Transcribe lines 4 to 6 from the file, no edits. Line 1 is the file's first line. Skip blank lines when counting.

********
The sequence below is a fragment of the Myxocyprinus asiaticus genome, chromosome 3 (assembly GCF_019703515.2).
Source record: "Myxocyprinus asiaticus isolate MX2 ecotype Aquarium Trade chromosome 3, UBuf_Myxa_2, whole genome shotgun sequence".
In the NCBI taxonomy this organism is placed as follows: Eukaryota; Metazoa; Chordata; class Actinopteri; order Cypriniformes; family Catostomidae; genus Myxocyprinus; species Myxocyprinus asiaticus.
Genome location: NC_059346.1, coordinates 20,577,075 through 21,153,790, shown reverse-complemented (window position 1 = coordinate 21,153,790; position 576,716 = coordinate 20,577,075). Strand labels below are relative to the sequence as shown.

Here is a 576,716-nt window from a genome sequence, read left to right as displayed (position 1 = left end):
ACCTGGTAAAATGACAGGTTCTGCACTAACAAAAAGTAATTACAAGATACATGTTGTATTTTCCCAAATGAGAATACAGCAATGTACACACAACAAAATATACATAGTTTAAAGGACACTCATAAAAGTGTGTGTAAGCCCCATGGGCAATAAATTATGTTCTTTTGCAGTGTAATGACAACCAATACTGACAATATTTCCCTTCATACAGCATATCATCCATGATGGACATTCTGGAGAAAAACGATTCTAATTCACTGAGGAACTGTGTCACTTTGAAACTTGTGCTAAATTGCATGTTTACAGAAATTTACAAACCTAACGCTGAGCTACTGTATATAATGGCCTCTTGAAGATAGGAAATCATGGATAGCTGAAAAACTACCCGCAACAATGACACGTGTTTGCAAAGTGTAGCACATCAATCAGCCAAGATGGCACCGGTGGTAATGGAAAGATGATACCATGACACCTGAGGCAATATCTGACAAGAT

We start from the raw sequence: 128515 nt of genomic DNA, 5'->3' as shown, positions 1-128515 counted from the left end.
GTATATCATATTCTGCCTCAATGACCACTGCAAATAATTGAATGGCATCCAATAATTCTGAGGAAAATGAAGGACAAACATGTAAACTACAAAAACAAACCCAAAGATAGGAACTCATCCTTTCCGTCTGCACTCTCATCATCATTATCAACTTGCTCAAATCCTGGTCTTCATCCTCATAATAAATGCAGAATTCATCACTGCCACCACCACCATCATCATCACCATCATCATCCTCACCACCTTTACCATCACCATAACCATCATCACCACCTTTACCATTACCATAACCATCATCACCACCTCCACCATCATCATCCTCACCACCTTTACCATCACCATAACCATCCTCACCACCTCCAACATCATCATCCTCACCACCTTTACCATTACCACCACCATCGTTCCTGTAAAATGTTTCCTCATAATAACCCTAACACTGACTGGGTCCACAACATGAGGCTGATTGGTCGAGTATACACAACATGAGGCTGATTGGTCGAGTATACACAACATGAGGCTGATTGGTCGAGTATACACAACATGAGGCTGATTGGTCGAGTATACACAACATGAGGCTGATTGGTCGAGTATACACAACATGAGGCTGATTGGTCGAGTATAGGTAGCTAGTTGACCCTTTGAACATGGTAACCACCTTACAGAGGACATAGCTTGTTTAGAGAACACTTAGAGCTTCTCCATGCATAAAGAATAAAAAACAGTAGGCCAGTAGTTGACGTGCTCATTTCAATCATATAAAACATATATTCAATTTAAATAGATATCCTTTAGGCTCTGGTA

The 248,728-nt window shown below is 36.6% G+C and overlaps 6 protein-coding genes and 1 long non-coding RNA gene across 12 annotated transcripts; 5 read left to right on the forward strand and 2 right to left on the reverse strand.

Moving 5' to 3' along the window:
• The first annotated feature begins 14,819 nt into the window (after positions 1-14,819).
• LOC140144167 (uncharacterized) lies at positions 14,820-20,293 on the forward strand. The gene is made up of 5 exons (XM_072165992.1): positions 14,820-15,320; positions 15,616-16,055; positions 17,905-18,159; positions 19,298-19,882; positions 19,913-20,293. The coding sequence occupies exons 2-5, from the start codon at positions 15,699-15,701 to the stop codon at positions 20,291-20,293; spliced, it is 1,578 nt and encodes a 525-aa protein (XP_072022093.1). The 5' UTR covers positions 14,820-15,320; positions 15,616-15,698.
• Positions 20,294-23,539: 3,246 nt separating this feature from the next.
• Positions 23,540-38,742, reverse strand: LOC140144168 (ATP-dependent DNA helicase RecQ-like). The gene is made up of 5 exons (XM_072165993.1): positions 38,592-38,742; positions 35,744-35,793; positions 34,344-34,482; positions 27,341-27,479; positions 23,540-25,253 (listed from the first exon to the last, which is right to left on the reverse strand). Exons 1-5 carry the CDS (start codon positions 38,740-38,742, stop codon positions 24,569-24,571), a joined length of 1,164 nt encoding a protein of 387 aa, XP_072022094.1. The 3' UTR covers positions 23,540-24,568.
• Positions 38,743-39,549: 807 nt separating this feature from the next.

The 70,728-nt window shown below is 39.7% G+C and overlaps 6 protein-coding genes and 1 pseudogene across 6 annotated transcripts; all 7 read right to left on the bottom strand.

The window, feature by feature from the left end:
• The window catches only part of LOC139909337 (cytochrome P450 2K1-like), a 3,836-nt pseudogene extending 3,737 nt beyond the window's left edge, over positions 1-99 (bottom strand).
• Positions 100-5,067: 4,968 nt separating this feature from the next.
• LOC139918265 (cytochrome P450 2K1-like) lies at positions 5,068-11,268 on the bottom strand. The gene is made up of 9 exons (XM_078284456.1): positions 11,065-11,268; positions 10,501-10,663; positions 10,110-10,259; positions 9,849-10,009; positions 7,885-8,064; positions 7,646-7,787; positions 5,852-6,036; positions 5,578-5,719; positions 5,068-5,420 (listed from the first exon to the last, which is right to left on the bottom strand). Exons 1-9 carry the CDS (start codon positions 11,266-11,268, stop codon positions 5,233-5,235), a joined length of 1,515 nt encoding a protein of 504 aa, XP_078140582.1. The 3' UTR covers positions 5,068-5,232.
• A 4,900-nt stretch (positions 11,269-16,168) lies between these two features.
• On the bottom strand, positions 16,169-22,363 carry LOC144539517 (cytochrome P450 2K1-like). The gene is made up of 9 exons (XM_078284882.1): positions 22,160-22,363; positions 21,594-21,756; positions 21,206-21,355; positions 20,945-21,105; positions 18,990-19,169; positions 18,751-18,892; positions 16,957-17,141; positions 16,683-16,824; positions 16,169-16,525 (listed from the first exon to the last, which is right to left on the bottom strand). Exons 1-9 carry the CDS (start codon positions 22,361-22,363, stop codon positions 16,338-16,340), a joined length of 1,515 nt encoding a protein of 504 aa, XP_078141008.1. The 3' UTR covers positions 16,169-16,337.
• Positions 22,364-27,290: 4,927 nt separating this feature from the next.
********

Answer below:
Genome location: NC_059346.1, coordinates 20,577,075 through 21,153,790, shown reverse-complemented (window position 1 = coordinate 21,153,790; position 576,716 = coordinate 20,577,075). Strand labels below are relative to the sequence as shown.

Here is a 576,716-nt window from a genome sequence, read left to right as displayed (position 1 = left end):
ACCTGGTAAAATGACAGGTTCTGCACTAACAAAAAGTAATTACAAGATACATGTTGTATTTTCCCAAATGAGAATACAGCAATGTACACACAACAAAATATACATAGTTTAAAGGACACTCATAAAAGTGTGTGTAAGCCCCATGGGCAATAAATTATGTTCTTTTGCAGTGTAATGACAACCAATACTGACAATATTTCCCTTCATACAGCATATCATCCATGATGGACATTCTGGAGAAAAACGATTCTAATTCACTGAGGAACTGTGTCACTTTGAAACTTGTGCTAAATTGCATGTTTACAGAAATTTACAAACCTAACGCTGAGCTACTGTATATAATGGCCTCTTGAAGATAGGAAATCATGGATAGCTGAAAAACTACCCGCAACAATGACACGTGTTTGCAAAGTGTAGCACATCAATCAGCCAAGATGGCACCGGTGGTAATGGAAAGATGATACCATGACACCTGAGGCAATATCTGACAAGAT